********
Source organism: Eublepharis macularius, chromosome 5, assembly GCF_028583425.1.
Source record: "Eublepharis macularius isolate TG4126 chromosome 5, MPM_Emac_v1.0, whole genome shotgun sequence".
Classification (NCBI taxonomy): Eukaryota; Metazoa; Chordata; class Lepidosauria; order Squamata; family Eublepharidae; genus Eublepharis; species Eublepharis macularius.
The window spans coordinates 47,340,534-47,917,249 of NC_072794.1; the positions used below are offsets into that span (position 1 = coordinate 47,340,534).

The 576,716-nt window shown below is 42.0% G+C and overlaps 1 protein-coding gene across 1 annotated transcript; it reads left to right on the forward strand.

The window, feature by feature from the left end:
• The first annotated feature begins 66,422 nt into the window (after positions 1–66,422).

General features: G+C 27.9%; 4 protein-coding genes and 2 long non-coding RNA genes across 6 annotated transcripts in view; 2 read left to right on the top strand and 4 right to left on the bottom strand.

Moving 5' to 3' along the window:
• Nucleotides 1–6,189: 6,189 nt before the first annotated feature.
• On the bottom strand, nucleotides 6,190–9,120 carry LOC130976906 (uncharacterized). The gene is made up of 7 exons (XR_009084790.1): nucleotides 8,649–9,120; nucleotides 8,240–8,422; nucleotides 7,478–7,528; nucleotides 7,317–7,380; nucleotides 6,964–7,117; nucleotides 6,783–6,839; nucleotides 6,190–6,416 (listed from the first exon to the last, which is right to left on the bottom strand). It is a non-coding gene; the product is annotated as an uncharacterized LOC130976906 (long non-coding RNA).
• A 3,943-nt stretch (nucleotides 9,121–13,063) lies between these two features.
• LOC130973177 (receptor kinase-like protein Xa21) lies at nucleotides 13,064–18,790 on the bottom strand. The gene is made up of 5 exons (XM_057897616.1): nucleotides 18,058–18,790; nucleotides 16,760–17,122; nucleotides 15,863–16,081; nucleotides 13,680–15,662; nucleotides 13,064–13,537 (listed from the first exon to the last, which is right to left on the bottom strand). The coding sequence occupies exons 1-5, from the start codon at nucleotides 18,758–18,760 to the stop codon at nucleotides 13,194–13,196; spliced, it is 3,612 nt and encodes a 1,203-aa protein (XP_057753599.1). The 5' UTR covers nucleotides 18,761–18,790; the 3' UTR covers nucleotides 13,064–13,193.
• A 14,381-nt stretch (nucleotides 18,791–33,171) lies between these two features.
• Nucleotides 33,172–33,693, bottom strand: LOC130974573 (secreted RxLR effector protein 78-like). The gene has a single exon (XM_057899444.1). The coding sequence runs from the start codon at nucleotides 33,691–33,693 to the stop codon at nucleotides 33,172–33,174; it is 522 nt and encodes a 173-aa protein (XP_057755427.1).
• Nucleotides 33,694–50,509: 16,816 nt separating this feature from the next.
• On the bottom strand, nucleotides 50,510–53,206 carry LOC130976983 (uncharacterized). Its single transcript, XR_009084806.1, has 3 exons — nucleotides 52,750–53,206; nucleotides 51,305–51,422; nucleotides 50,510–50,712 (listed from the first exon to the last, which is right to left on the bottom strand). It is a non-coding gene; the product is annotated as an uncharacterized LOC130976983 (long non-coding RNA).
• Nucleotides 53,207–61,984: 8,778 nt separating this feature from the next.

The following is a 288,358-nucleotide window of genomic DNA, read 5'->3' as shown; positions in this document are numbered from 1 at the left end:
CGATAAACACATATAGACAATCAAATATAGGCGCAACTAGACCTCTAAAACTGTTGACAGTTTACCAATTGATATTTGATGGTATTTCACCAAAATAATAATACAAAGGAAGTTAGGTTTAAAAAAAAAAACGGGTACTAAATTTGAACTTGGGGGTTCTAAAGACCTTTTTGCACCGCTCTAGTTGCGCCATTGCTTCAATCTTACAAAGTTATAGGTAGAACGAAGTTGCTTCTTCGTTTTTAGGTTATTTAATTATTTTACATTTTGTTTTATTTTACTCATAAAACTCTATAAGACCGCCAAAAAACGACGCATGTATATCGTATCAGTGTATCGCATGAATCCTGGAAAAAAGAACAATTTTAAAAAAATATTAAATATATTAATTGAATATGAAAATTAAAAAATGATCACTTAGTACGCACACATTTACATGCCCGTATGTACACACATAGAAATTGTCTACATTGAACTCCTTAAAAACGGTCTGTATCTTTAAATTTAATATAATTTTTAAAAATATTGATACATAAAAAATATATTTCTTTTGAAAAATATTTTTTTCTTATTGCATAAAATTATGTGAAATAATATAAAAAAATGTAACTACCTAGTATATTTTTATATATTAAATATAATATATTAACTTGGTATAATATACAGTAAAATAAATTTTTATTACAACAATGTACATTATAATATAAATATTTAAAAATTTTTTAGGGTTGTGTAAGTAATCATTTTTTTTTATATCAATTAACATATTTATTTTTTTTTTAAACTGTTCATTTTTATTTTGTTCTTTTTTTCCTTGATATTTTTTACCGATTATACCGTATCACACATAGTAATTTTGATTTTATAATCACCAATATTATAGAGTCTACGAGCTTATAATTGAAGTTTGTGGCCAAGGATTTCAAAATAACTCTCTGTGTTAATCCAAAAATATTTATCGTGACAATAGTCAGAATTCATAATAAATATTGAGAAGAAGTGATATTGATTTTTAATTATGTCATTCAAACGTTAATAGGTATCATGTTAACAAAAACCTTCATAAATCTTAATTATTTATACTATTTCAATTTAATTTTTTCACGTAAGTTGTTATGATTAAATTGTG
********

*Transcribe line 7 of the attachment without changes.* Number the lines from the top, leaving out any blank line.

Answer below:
• The first annotated feature begins 66,422 nt into the window (after positions 1–66,422).